Pagan Figure On London Subway LONDON (AP) - The Green Man is back, staring at travelers fr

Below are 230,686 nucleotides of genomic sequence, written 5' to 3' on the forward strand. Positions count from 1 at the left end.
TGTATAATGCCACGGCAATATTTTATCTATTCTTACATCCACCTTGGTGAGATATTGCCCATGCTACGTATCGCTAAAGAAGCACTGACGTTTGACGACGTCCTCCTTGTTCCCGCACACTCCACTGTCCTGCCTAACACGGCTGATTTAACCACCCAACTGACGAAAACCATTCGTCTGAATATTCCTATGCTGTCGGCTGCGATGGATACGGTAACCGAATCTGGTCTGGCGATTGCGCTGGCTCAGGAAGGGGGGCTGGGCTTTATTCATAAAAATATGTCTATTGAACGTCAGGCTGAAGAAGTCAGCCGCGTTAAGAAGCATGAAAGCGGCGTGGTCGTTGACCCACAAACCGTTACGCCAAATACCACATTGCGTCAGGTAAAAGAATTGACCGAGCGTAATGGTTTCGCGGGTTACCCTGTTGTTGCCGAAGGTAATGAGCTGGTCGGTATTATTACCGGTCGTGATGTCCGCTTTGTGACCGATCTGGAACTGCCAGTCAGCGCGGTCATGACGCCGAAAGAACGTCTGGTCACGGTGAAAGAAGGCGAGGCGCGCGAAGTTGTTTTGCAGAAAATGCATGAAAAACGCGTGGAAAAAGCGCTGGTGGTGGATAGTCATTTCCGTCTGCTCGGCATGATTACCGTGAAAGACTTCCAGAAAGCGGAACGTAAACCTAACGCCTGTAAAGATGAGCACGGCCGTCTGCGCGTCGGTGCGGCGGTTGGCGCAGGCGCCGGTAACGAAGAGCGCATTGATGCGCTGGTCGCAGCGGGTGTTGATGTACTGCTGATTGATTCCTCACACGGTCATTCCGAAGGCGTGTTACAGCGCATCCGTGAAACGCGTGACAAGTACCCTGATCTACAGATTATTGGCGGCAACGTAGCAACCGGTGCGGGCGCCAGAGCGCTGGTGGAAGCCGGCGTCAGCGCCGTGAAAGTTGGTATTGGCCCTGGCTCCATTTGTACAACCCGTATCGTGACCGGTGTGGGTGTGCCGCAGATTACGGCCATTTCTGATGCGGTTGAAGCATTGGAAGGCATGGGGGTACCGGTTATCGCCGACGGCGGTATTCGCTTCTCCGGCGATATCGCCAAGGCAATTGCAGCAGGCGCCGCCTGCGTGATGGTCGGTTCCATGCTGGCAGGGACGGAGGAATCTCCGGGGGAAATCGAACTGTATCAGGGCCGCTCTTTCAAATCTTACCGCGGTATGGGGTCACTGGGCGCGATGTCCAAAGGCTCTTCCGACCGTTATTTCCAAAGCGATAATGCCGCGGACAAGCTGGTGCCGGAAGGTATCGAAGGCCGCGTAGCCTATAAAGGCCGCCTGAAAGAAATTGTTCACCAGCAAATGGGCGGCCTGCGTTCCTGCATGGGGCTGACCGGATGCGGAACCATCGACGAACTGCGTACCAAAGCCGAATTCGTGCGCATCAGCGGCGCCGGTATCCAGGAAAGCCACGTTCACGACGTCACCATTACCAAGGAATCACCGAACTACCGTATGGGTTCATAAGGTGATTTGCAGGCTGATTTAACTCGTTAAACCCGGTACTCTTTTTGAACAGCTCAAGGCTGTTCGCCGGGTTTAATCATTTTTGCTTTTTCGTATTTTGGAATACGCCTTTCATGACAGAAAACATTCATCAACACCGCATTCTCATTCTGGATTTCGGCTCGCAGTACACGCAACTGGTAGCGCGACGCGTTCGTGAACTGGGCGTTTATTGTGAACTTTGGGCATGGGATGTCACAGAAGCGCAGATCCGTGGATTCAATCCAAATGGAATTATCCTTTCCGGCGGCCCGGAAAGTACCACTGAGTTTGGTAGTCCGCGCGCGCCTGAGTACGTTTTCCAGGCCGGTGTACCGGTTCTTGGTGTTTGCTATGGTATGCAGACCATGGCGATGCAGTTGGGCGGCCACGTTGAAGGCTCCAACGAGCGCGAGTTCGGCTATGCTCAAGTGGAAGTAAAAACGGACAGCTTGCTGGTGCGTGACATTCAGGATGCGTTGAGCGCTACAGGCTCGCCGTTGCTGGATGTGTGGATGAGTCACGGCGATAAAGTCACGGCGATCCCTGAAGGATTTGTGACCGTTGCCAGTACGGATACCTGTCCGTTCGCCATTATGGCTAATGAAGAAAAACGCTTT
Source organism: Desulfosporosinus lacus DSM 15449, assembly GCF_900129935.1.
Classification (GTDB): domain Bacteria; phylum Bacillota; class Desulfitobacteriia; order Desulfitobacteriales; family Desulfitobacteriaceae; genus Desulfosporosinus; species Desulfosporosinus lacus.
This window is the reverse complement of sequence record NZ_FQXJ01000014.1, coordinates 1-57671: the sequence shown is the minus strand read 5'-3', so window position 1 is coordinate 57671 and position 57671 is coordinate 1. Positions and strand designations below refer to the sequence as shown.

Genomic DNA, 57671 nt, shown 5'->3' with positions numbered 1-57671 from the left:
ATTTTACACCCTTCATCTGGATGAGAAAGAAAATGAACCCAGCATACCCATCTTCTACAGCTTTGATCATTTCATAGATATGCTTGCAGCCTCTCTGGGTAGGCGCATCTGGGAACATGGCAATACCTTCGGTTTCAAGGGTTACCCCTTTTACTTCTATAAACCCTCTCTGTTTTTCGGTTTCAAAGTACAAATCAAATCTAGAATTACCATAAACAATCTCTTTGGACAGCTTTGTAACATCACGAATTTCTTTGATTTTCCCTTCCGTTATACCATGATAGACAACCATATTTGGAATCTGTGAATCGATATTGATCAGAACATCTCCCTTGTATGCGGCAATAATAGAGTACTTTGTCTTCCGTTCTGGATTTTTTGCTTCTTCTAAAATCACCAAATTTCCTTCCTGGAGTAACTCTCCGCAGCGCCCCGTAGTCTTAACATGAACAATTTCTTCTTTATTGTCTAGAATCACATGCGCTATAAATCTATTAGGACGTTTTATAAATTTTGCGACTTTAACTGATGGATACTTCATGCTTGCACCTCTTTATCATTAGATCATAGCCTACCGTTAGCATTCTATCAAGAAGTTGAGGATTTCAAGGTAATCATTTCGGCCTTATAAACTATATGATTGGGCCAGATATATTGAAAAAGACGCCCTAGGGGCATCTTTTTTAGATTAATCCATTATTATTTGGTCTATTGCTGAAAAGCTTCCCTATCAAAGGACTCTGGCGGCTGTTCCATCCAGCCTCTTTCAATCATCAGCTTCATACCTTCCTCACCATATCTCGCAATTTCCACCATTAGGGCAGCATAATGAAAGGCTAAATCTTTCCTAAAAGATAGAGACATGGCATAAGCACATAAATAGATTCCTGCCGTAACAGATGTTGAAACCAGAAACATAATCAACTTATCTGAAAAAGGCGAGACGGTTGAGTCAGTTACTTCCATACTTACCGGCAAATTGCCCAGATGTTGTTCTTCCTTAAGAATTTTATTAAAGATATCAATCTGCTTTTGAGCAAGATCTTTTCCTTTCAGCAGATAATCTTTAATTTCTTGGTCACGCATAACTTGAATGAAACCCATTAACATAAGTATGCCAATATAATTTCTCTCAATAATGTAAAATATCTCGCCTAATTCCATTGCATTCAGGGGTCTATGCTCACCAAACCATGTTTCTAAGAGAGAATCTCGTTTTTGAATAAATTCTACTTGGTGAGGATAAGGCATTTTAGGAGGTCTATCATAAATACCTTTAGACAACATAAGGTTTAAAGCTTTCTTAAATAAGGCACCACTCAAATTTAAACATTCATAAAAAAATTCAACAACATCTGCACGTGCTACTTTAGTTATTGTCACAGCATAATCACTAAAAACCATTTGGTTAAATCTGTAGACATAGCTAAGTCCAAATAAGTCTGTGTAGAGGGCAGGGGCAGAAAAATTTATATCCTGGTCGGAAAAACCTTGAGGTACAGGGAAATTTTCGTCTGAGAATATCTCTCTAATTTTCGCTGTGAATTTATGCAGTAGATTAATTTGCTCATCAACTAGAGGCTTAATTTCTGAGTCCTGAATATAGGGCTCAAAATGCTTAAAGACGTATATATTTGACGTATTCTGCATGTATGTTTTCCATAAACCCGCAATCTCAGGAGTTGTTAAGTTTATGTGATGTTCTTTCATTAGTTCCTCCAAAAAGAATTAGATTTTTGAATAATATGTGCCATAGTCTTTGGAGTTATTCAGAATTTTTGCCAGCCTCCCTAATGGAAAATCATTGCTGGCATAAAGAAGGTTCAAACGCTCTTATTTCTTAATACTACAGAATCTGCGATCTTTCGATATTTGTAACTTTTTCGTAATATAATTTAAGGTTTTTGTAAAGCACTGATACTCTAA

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Pagan Figure On London Subway LONDON (AP) - The Green Man is back, staring at travelers from posters in London subway stations. The mysterious and arresting image of a face with sprouting leaves is older than Christianity, harking back to pagan times when the Earth, the sun and all living things were believed to have spirits. There have been many types of Green Man. This one was carved in the 14th or 15th century in the ceiling of Norwich Cathedral, 115 miles northeast of London. He is on a poster for an exhibition called ``Out of the Wood: the Tree as Image and Symbol,'' about the relationship between trees and the arts. It features mainly contemporary wood carvings and ornaments and ceramics based on the shapes of trees and leaves, and poems about trees. ``It was an inspired choice to put the Green Man on the poster because we have had a steady stream of visitors all day since we opened on Aug. 2,'' said Julia Bennett, who helps run the exhibition in the Crafts Council Gallery in Waterloo Place near Piccadilly Circus. Susan Clifford, a former landscape planner also involved with the exhibition, said in an interview: ``The Green Man seems to have had a lot of uses before he was taken over by Christians and then discarded. In his simplest version he was the spirit of regeneration, the spirit of the forest. He was a giant garlanded in green, sometimes frightening, sometimes benign.'' William Anderson, a writer and poet and author of a forthcoming book on the Green Man, said the figure can be seen in medieval churches and cathedrals throughout Europe. At times, these days, he can be seen in England as a pub sign. ``But his origins are much more ancient than the Middle Ages. He is one of those symbols that appear and disappear in history,'' the writer said. ``The Green Man may be the origin of a folk cult figure known as Jack in the Green or Robin of the Wood, and it was Robin who may have inspired the legend of Robin Hood and his merry men in Sherwood Forest.'' The gallery is a showplace for contemporary arts and crafts but hardly a tourist attraction and doesn't usually get many visitors on hot days. The version of the poster Green Man is based on the drawing still high up in the cathedral, but the exhibition offers a modern Green Man, made of gently flickering neon tubes by Peter Freeman. The idea of a visible spirit of the trees is repeated in other exhibits. ``Gold Jacket'' by Richard Wincer, priced at $3,100, is a dark coat covered with real oak leaves that were preserved with resin and painted gold. ``I thought of oak leaves because I wanted to do something very English,'' said Wincer. Oak forests dotted England centuries ago and provided the timber for homes, farms and ships. AP-NY-09-12-89 1354EDT (C) Copyright 1989, Associated Press. All Rights Reserved.

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